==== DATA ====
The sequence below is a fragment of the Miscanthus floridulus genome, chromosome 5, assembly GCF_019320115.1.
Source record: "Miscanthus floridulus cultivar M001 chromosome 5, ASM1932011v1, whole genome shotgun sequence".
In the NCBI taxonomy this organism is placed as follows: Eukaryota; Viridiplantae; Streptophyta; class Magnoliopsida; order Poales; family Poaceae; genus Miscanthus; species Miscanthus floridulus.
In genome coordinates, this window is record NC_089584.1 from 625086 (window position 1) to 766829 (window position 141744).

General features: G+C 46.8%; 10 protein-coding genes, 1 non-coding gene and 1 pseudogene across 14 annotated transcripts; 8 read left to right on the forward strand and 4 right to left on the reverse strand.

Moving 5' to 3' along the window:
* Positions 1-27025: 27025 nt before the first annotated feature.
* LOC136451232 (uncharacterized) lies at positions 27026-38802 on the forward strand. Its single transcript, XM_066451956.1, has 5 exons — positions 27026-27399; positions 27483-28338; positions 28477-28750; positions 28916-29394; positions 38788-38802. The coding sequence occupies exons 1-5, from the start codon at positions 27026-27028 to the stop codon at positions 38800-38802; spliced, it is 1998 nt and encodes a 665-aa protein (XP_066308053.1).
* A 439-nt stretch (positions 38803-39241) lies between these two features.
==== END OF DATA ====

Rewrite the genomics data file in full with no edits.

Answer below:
The sequence below is a fragment of the Miscanthus floridulus genome, chromosome 5, assembly GCF_019320115.1.
Source record: "Miscanthus floridulus cultivar M001 chromosome 5, ASM1932011v1, whole genome shotgun sequence".
In the NCBI taxonomy this organism is placed as follows: Eukaryota; Viridiplantae; Streptophyta; class Magnoliopsida; order Poales; family Poaceae; genus Miscanthus; species Miscanthus floridulus.
In genome coordinates, this window is record NC_089584.1 from 625086 (window position 1) to 766829 (window position 141744).

General features: G+C 46.8%; 10 protein-coding genes, 1 non-coding gene and 1 pseudogene across 14 annotated transcripts; 8 read left to right on the forward strand and 4 right to left on the reverse strand.

Moving 5' to 3' along the window:
* Positions 1-27025: 27025 nt before the first annotated feature.
* LOC136451232 (uncharacterized) lies at positions 27026-38802 on the forward strand. Its single transcript, XM_066451956.1, has 5 exons — positions 27026-27399; positions 27483-28338; positions 28477-28750; positions 28916-29394; positions 38788-38802. The coding sequence occupies exons 1-5, from the start codon at positions 27026-27028 to the stop codon at positions 38800-38802; spliced, it is 1998 nt and encodes a 665-aa protein (XP_066308053.1).
* A 439-nt stretch (positions 38803-39241) lies between these two features.